Best recipe for white concrete countertops.?
Looking to redo the kitchen and I’m looking for a great DIY recipe which tells me the mix ratios and what products will yield the best super white color I desire.
- i_was_myselfLv 77 years agoFavorite Answer
The basic mix ratios for cement, no matter what the use is
1 to 1.5 parts cement
3 parts sand
2 parts washed aggregate
by weight water should be .6 to .65 the weight of all other material in the mix. I think, I'm doing this from memory.
Additives: use acrylic fortifier for concrete it will increase strength. Buy acid resistant cement fiber, you won't be able to see it on a polished concrete surface, and it reduces chances of cracking.
Technically you can use just 1 part cement to 3 parts sand. Usually that is used as a slurry, or scratch coat, for refinishing surfaces or a top coat on a concrete countertop. If you use enough additives it will be a stable standalone countertop mix. There is a white cement you can use. For an aggregate look at washed pea gravel or crushed marble or crushed glass depending on what color you want in the countertop.
For sand you could try silica sand, but do be cautious going down this road. Otherwise there are colored sands of every color.
Most DIYers and professionals prefer precasting upsidedown in a form. That creates a smooth surface right out of the form when flipped back over. Build it out of wood, then spray it down with adhesive, and let the adhesive dry. Concrete won't stick to most dry adhesives, silicone, or polyurethane. I have a theory, that I haven't tried, that self leveling polyurethane concrete crack filler would make a wonderful form coating because it is self leveling and self smoothing. There will be some pinholes in the resulting cement no matter how smooth it comes out of the form. Fill them in with the before mentioned slurry before polishing. Some vibration may be needed to produce a smooth surface.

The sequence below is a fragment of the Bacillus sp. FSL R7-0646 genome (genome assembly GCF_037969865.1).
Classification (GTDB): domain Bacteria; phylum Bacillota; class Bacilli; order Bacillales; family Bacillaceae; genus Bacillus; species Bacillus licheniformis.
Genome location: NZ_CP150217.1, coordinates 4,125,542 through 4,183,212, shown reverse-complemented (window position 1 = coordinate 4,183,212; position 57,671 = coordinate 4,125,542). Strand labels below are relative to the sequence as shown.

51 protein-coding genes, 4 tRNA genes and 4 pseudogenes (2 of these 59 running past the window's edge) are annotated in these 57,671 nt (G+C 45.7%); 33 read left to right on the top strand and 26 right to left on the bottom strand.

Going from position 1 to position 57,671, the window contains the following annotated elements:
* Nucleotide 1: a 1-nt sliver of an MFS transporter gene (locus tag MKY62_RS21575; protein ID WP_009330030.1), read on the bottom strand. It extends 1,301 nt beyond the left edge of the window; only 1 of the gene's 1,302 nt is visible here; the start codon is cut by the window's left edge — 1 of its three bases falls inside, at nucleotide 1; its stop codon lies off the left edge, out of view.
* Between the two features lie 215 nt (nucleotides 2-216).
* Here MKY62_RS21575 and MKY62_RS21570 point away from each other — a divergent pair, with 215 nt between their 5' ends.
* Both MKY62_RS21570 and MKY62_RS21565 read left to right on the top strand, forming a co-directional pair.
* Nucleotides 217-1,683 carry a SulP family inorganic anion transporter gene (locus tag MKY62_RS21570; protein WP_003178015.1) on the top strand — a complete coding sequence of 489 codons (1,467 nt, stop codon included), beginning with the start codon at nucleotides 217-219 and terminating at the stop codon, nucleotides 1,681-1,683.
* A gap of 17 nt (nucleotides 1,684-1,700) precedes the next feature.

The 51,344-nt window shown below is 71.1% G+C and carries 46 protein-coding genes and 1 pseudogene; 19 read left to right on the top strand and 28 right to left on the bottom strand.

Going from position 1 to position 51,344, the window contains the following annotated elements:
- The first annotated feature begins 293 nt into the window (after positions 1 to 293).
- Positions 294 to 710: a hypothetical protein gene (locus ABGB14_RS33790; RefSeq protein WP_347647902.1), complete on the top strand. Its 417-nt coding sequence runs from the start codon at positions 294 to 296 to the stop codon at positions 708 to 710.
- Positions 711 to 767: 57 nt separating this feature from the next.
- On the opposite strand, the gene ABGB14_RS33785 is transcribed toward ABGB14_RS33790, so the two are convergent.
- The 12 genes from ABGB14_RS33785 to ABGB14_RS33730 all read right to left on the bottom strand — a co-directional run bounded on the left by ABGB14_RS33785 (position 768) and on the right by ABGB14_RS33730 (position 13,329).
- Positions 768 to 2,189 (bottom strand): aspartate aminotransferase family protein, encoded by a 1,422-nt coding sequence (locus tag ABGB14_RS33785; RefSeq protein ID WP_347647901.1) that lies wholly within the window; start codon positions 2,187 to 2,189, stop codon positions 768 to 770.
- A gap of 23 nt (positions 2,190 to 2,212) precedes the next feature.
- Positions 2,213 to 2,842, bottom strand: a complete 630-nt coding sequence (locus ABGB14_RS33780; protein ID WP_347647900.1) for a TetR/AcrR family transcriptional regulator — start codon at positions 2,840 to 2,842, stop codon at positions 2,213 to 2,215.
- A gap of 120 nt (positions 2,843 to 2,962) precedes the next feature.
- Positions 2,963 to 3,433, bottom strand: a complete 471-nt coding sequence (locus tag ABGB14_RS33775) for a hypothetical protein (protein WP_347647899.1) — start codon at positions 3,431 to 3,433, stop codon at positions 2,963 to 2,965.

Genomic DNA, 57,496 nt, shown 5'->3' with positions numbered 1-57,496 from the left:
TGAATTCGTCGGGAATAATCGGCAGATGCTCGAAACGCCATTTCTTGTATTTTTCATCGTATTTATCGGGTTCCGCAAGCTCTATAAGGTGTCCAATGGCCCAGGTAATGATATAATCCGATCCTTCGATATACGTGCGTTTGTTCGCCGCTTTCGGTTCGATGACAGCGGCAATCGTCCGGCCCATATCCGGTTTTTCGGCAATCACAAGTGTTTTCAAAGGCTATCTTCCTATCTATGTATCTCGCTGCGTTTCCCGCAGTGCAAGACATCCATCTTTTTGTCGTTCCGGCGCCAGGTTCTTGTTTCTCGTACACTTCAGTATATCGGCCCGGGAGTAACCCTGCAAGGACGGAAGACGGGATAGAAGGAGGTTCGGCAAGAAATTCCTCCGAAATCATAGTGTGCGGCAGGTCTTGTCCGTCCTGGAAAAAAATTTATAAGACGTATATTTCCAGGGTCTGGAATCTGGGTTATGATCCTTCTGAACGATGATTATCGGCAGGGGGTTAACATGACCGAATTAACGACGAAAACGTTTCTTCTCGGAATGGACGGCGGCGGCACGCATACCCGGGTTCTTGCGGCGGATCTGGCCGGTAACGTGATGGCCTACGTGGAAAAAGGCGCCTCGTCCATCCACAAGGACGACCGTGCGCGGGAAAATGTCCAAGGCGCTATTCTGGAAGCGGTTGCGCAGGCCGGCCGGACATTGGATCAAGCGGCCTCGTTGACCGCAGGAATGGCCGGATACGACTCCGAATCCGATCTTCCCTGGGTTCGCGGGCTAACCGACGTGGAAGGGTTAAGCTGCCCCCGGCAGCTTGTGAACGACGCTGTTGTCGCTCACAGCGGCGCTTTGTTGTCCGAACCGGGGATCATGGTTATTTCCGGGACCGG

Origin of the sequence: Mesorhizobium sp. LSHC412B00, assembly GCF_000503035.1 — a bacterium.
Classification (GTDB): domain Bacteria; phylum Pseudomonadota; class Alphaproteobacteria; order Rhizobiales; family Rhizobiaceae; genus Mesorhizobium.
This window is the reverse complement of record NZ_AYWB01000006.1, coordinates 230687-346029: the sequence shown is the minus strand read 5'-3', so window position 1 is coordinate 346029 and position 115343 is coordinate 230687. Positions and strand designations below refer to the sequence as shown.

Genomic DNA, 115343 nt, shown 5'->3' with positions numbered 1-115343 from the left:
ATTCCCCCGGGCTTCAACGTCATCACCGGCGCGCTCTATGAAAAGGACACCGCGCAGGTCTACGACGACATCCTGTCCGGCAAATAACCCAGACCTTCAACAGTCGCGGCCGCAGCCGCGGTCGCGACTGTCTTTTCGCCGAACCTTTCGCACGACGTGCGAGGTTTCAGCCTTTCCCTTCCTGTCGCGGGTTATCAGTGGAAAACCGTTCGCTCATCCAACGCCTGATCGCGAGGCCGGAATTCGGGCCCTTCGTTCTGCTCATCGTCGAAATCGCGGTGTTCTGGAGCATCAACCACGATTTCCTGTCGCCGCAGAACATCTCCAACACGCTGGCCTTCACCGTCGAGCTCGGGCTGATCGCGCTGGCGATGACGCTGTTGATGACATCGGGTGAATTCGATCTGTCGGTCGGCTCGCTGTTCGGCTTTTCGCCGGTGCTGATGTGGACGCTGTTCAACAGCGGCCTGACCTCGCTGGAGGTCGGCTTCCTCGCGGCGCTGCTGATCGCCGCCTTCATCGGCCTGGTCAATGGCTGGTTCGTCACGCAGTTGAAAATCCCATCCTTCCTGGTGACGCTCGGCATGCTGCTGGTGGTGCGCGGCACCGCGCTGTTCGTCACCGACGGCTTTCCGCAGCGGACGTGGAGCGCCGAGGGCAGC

Renting a wet polisher for stone is highly recommended for finishing your concrete.
I also strongly recommend you pour multiple test squares, just 1 foot by 1 foot. You will make mistakes on your first attempts or want to change things.
Also consider building a rough tank around the form and putting your countertop under a couple inches of water once the cement has began to stiffen. It is the best way to produce a hard and strong concrete outcome.
Also take note that normal gravel used in cement is one part sand, two parts large rock. Just in case you find the recipe for foundation building cement.Source(s): Have done concrete window sills.